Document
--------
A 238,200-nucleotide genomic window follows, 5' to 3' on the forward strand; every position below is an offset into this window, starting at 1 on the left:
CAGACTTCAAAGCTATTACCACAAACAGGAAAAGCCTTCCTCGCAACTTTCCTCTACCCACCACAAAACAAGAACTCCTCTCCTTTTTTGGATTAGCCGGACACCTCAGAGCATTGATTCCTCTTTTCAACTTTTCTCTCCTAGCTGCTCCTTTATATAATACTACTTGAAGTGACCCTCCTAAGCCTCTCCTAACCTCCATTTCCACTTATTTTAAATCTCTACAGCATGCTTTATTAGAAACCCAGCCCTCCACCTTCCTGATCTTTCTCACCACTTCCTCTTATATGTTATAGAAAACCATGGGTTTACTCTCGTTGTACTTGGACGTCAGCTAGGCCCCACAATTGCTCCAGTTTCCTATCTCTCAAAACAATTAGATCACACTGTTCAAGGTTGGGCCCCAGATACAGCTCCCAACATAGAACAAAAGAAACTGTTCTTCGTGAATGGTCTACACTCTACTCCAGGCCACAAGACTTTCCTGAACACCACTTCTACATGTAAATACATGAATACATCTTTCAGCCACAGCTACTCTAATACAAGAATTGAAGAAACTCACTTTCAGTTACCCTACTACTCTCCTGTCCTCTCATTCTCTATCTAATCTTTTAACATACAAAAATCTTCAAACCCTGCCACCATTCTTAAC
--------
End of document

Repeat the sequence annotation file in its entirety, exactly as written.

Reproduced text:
A 238,200-nucleotide genomic window follows, 5' to 3' on the forward strand; every position below is an offset into this window, starting at 1 on the left:
CAGACTTCAAAGCTATTACCACAAACAGGAAAAGCCTTCCTCGCAACTTTCCTCTACCCACCACAAAACAAGAACTCCTCTCCTTTTTTGGATTAGCCGGACACCTCAGAGCATTGATTCCTCTTTTCAACTTTTCTCTCCTAGCTGCTCCTTTATATAATACTACTTGAAGTGACCCTCCTAAGCCTCTCCTAACCTCCATTTCCACTTATTTTAAATCTCTACAGCATGCTTTATTAGAAACCCAGCCCTCCACCTTCCTGATCTTTCTCACCACTTCCTCTTATATGTTATAGAAAACCATGGGTTTACTCTCGTTGTACTTGGACGTCAGCTAGGCCCCACAATTGCTCCAGTTTCCTATCTCTCAAAACAATTAGATCACACTGTTCAAGGTTGGGCCCCAGATACAGCTCCCAACATAGAACAAAAGAAACTGTTCTTCGTGAATGGTCTACACTCTACTCCAGGCCACAAGACTTTCCTGAACACCACTTCTACATGTAAATACATGAATACATCTTTCAGCCACAGCTACTCTAATACAAGAATTGAAGAAACTCACTTTCAGTTACCCTACTACTCTCCTGTCCTCTCATTCTCTATCTAATCTTTTAACATACAAAAATCTTCAAACCCTGCCACCATTCTTAAC